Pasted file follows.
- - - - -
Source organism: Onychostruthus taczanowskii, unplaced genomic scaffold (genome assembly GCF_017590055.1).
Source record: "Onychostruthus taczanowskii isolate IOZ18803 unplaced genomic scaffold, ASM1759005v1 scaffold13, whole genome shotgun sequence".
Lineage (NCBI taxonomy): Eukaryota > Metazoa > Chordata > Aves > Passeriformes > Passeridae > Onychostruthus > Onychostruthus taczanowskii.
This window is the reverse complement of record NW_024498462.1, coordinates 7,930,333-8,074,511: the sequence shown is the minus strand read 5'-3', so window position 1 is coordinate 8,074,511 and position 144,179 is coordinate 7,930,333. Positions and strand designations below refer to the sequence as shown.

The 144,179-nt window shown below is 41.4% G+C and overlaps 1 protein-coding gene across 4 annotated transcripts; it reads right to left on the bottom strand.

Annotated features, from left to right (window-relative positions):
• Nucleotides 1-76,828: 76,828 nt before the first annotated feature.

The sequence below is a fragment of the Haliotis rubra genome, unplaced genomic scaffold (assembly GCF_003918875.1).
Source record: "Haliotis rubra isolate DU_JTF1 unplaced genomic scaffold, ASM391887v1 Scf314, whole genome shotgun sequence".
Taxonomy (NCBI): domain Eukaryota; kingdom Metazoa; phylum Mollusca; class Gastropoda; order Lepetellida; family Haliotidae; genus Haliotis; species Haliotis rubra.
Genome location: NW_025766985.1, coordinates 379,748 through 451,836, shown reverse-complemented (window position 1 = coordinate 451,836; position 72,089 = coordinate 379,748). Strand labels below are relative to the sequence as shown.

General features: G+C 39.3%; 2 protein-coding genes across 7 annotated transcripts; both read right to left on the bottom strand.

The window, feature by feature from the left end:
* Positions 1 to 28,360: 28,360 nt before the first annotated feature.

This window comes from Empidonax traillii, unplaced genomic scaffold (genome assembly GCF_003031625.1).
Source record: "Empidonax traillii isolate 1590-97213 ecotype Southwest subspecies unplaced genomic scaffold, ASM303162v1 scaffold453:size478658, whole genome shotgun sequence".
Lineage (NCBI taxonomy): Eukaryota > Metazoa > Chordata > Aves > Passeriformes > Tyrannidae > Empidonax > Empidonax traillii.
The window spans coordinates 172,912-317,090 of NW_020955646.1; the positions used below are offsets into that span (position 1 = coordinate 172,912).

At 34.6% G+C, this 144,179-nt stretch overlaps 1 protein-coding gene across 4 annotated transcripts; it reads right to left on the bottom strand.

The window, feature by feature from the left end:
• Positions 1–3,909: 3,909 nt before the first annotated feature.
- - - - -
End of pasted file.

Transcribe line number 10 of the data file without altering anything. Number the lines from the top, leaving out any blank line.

Taxonomy (NCBI): domain Eukaryota; kingdom Metazoa; phylum Mollusca; class Gastropoda; order Lepetellida; family Haliotidae; genus Haliotis; species Haliotis rubra.